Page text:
Do You Know How to Insure Your Smartphone?

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My smartphone was stolen recently. What I learned was that mine was a classic story, according to this report on phone theft (by IDG Research for data security company Lookout):

  • It happened in a crowded cafe:16 percent of phone thefts — the biggest percentage — happen in restaurants.
  • I’d turned my back on the phone: Most — 44 percent — are stolen when owners left them behind in a public setting.
  • The thief struck during the lunch hour: The majority of thefts — 40 percent — take place from noon to 5 p.m.
  • I lost more than money: Dealing with the loss, buying a new phone and importing backed up data ate up half of a workday — 47 percent of victims told the pollsters that their phone theft cost them in lost time or productivity.

So as it happens, I’m in good company: 10 percent of phone owners in the United States, U.K., France and Germany have had a mobile phone stolen, the report says. In my case, making it all worse, I was uninsured.

Insure? Or not? How to decide

Was it a bad idea to go without insurance in a world where phone theft is common? At first it seemed so. I got right on the phone to my insurance broker and spent $41 a year to have my new phone added as a “scheduled” item to my home insurance policy. That works out to $3.41 a month, plenty cheaper than the $11 it costs, for example, to insure a 64-gigabyte smartphone with Verizon’s top-tier “Total Protection” plan, or even the $7 that ATT charges for insuring a smart phone.

But it’s not fair to compare my homeowner’s coverage to dedicated phone coverage. Phone company insurance plans and other third-party plans — depending on which you select — usually protect you against more than just theft. Typically, these plans also cover repairs or replace a phone in case of a malfunction or accident or even water damage.

Taking a risk

Should I have gone with a fuller coverage plan from my phone carrier? Looking into it, I learned that there’s no one-size-fits-all answer when it comes to mobile phone protection plans. Not only do the plans vary widely, so do people’s circumstances.

For me, I decided that my new home insurance coverage was best. But that’s me. My thinking went like this: Full-protection coverage offered through phone companies, phone manufacturers and third-party insurers tend to have high deductibles for smartphones. I’d have to pay a $199 out of pocket to replace my new phone if it were lost or stolen. Some plans charge plenty more, as CNET explains, below.

My home insurance coverage for the phone, though, has a zero deductible. No cost to make a claim. It would take nearly five years, at $41 a month, to equal the cost of my $199 deductible. And that doesn’t include the monthly premiums for the full-protection plan.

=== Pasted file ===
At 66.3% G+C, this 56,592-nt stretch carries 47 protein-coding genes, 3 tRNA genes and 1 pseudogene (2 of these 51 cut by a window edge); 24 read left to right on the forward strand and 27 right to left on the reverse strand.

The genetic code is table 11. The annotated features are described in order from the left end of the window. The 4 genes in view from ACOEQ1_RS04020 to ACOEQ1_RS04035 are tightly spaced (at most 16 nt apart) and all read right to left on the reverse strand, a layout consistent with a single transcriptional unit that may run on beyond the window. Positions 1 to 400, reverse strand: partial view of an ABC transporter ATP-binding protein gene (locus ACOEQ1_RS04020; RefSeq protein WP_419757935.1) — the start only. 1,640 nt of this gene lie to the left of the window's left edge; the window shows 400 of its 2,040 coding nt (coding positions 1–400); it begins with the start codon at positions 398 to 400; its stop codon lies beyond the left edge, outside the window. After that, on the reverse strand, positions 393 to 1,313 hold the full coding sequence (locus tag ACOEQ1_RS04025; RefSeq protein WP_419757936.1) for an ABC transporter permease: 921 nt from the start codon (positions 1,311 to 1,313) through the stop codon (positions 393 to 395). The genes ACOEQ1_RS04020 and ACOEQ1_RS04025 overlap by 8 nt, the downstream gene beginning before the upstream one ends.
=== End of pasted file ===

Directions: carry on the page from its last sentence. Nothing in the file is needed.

But what about coverage for malfunctions and accidents? Since my new phone came with a one-year warranty, I’m covered, for now at least. I had a 60-day window in which to purchase an extended warranty, but I let it go. Add-on service plans seldom are worthwhile, Money Talks News founder Stacy Johnson has found, and so I’m taking my chances.

Should you buy smartphone insurance?

Whether phone insurance — of any type — is a good deal or not is a very personal call.

CNET lists drawbacks of phone insurance plans, including high deductibles:

Month-to-month phone insurance comes with low premiums, high deductibles and a limit on claims (Asurion (a popular provider) lets you make two claims per year, with a cap of $1,500 per claim). If you make one claim per year, you’ll pay between $270 and $330 for a new phone — and the phone may not even be new. The insurance company has the right to choose whether they want to repair your phone or replace it with a phone of equal value, which means you’re likely to get a refurbished phone instead of a brand new one. If your phone is more than a year old, phone insurance makes no sense because older high-end smartphones are subject to the same deductibles as newer high-end smartphones.

The value of any particular plan depends on:

  • Replacement cost: If you own one of the high-end smartphones you may be looking at $800 or more to replace it, making a full-protection plan more attractive, even with a deductible of $199 or more.
  • The age of your phone: The older your phone the less valuable it is and the less a protection plan makes sense.
  • The plan: The value of any plan depends on its price and features.
  • Where you live: If you live in an area where phone theft is a big problem, the case for coverage grows stronger.
  • You: Are someone who has a track record of dropping or breaking things? If so, coverage may be a good idea, at least for the first year or two, when replacing it is most expensive.

There’s no simple answer to the quandary over whether to buy smartphone protection. But knowing how to think about the decision makes sense.

What’s your approach to protecting your phone and the information it holds? Share with us in comments below or on our Facebook page.

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